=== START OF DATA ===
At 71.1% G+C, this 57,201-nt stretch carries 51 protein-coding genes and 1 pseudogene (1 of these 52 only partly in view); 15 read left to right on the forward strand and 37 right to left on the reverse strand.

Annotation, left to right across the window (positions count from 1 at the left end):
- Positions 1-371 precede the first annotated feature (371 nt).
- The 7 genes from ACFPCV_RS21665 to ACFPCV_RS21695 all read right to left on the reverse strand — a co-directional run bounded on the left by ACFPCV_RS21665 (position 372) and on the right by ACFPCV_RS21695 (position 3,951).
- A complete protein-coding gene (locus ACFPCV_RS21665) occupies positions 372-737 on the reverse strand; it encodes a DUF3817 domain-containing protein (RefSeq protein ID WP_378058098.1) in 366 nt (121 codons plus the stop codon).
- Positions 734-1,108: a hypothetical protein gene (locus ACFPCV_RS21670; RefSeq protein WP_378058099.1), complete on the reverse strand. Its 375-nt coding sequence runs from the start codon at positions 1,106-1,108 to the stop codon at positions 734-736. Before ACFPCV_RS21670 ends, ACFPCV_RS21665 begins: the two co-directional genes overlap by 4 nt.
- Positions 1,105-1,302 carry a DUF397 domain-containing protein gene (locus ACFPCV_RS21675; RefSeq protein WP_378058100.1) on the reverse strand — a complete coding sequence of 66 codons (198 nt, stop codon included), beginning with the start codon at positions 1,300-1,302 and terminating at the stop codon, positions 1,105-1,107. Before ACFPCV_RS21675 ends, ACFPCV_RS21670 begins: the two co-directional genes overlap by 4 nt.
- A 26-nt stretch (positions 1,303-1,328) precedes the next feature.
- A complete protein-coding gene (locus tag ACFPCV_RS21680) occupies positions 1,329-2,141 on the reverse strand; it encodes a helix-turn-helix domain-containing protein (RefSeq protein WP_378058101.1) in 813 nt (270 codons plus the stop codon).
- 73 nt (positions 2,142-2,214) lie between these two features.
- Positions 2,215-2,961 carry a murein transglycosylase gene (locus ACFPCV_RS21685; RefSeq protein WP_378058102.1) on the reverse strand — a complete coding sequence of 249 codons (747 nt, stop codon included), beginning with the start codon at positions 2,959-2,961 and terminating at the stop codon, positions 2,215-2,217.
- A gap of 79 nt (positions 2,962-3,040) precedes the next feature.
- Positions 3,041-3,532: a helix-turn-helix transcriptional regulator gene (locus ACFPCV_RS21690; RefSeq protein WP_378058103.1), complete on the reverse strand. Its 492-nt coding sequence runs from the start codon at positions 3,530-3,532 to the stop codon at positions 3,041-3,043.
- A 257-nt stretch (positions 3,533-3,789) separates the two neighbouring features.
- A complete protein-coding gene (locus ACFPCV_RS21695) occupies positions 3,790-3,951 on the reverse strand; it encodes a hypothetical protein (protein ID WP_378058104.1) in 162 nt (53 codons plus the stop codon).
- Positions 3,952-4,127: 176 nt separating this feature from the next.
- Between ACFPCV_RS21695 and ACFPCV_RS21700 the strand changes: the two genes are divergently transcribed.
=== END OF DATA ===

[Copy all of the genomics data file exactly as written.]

At 71.1% G+C, this 57,201-nt stretch carries 51 protein-coding genes and 1 pseudogene (1 of these 52 only partly in view); 15 read left to right on the forward strand and 37 right to left on the reverse strand.

Annotation, left to right across the window (positions count from 1 at the left end):
- Positions 1-371 precede the first annotated feature (371 nt).
- The 7 genes from ACFPCV_RS21665 to ACFPCV_RS21695 all read right to left on the reverse strand — a co-directional run bounded on the left by ACFPCV_RS21665 (position 372) and on the right by ACFPCV_RS21695 (position 3,951).
- A complete protein-coding gene (locus ACFPCV_RS21665) occupies positions 372-737 on the reverse strand; it encodes a DUF3817 domain-containing protein (RefSeq protein ID WP_378058098.1) in 366 nt (121 codons plus the stop codon).
- Positions 734-1,108: a hypothetical protein gene (locus ACFPCV_RS21670; RefSeq protein WP_378058099.1), complete on the reverse strand. Its 375-nt coding sequence runs from the start codon at positions 1,106-1,108 to the stop codon at positions 734-736. Before ACFPCV_RS21670 ends, ACFPCV_RS21665 begins: the two co-directional genes overlap by 4 nt.
- Positions 1,105-1,302 carry a DUF397 domain-containing protein gene (locus ACFPCV_RS21675; RefSeq protein WP_378058100.1) on the reverse strand — a complete coding sequence of 66 codons (198 nt, stop codon included), beginning with the start codon at positions 1,300-1,302 and terminating at the stop codon, positions 1,105-1,107. Before ACFPCV_RS21675 ends, ACFPCV_RS21670 begins: the two co-directional genes overlap by 4 nt.
- A 26-nt stretch (positions 1,303-1,328) precedes the next feature.
- A complete protein-coding gene (locus tag ACFPCV_RS21680) occupies positions 1,329-2,141 on the reverse strand; it encodes a helix-turn-helix domain-containing protein (RefSeq protein WP_378058101.1) in 813 nt (270 codons plus the stop codon).
- 73 nt (positions 2,142-2,214) lie between these two features.
- Positions 2,215-2,961 carry a murein transglycosylase gene (locus ACFPCV_RS21685; RefSeq protein WP_378058102.1) on the reverse strand — a complete coding sequence of 249 codons (747 nt, stop codon included), beginning with the start codon at positions 2,959-2,961 and terminating at the stop codon, positions 2,215-2,217.
- A gap of 79 nt (positions 2,962-3,040) precedes the next feature.
- Positions 3,041-3,532: a helix-turn-helix transcriptional regulator gene (locus ACFPCV_RS21690; RefSeq protein WP_378058103.1), complete on the reverse strand. Its 492-nt coding sequence runs from the start codon at positions 3,530-3,532 to the stop codon at positions 3,041-3,043.
- A 257-nt stretch (positions 3,533-3,789) separates the two neighbouring features.
- A complete protein-coding gene (locus ACFPCV_RS21695) occupies positions 3,790-3,951 on the reverse strand; it encodes a hypothetical protein (protein ID WP_378058104.1) in 162 nt (53 codons plus the stop codon).
- Positions 3,952-4,127: 176 nt separating this feature from the next.
- Between ACFPCV_RS21695 and ACFPCV_RS21700 the strand changes: the two genes are divergently transcribed.